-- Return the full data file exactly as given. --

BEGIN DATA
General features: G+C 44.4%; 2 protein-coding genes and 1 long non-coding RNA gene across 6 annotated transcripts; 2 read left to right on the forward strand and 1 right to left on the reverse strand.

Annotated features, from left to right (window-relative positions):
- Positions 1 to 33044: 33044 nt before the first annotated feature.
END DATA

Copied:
General features: G+C 44.4%; 2 protein-coding genes and 1 long non-coding RNA gene across 6 annotated transcripts; 2 read left to right on the forward strand and 1 right to left on the reverse strand.

Annotated features, from left to right (window-relative positions):
- Positions 1 to 33044: 33044 nt before the first annotated feature.